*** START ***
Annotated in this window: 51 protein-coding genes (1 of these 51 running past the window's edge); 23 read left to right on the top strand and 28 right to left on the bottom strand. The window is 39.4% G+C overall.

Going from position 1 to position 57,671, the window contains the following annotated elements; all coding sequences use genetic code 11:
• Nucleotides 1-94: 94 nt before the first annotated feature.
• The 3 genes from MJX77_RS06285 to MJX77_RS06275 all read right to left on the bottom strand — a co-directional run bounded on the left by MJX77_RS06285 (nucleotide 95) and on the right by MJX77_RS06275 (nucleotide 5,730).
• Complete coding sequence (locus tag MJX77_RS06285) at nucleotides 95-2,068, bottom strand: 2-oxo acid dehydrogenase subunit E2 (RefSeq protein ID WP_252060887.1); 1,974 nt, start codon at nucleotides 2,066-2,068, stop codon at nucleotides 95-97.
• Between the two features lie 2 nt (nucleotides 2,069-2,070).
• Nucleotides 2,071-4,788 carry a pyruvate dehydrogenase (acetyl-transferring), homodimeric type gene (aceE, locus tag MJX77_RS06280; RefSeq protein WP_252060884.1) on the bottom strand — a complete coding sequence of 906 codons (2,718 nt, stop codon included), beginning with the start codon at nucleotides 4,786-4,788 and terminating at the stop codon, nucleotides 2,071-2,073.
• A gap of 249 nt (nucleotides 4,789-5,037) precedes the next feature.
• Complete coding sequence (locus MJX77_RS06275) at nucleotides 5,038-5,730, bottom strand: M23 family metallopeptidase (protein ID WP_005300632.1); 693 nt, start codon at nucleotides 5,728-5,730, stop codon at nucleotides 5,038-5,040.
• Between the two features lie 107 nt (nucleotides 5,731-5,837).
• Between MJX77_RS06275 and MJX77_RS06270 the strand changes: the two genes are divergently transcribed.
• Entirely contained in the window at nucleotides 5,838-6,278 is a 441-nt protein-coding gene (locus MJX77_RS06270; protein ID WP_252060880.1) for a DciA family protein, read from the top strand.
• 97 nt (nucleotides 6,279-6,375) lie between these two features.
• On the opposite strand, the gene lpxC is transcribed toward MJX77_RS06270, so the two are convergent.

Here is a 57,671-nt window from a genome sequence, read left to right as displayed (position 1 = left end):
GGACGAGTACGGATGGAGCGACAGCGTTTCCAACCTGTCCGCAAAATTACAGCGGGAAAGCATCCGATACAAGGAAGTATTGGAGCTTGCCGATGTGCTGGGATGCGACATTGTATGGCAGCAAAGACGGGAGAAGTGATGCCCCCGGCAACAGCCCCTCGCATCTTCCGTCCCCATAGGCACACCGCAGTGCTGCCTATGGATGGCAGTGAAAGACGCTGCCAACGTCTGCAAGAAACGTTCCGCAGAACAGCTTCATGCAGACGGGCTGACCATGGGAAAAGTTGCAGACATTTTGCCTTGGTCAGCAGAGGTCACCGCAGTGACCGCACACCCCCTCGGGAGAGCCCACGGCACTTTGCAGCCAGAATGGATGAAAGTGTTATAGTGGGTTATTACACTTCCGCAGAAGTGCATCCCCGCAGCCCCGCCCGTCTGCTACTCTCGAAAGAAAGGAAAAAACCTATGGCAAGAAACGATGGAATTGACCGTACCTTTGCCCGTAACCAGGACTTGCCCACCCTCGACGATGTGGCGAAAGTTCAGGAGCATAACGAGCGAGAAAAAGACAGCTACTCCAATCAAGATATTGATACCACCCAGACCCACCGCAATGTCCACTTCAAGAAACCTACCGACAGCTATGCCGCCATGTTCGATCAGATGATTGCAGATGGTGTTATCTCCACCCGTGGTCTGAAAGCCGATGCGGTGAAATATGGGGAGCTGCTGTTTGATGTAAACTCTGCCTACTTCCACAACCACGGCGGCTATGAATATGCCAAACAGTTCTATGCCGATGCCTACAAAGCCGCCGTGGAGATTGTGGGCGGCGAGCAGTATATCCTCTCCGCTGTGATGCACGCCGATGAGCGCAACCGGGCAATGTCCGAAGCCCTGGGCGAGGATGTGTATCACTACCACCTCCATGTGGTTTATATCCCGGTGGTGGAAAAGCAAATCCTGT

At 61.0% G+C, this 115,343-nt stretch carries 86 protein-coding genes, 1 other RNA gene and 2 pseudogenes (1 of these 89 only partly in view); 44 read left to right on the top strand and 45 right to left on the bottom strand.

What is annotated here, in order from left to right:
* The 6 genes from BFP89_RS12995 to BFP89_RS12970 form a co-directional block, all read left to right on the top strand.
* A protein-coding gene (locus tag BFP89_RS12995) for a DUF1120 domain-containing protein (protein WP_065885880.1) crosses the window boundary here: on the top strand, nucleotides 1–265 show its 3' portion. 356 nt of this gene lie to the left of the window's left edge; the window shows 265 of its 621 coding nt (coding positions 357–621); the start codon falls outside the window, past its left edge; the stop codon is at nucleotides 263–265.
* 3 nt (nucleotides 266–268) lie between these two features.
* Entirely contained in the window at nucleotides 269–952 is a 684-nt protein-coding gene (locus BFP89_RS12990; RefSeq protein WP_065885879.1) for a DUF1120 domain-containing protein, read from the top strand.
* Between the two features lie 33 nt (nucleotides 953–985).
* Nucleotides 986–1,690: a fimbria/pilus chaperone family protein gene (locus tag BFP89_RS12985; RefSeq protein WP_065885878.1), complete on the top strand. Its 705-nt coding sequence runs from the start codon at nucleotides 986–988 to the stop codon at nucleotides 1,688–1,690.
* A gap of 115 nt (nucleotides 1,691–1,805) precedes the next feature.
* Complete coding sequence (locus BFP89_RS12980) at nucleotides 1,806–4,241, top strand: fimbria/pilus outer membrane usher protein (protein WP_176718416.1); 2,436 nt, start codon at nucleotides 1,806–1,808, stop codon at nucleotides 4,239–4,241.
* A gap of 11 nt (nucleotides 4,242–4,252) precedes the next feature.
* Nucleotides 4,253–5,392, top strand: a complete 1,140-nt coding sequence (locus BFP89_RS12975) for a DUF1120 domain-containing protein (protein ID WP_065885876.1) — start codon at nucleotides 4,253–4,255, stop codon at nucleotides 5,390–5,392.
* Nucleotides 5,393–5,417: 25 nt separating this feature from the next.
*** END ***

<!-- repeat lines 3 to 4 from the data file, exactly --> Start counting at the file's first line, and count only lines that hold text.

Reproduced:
• Nucleotides 1-94: 94 nt before the first annotated feature.
• The 3 genes from MJX77_RS06285 to MJX77_RS06275 all read right to left on the bottom strand — a co-directional run bounded on the left by MJX77_RS06285 (nucleotide 95) and on the right by MJX77_RS06275 (nucleotide 5,730).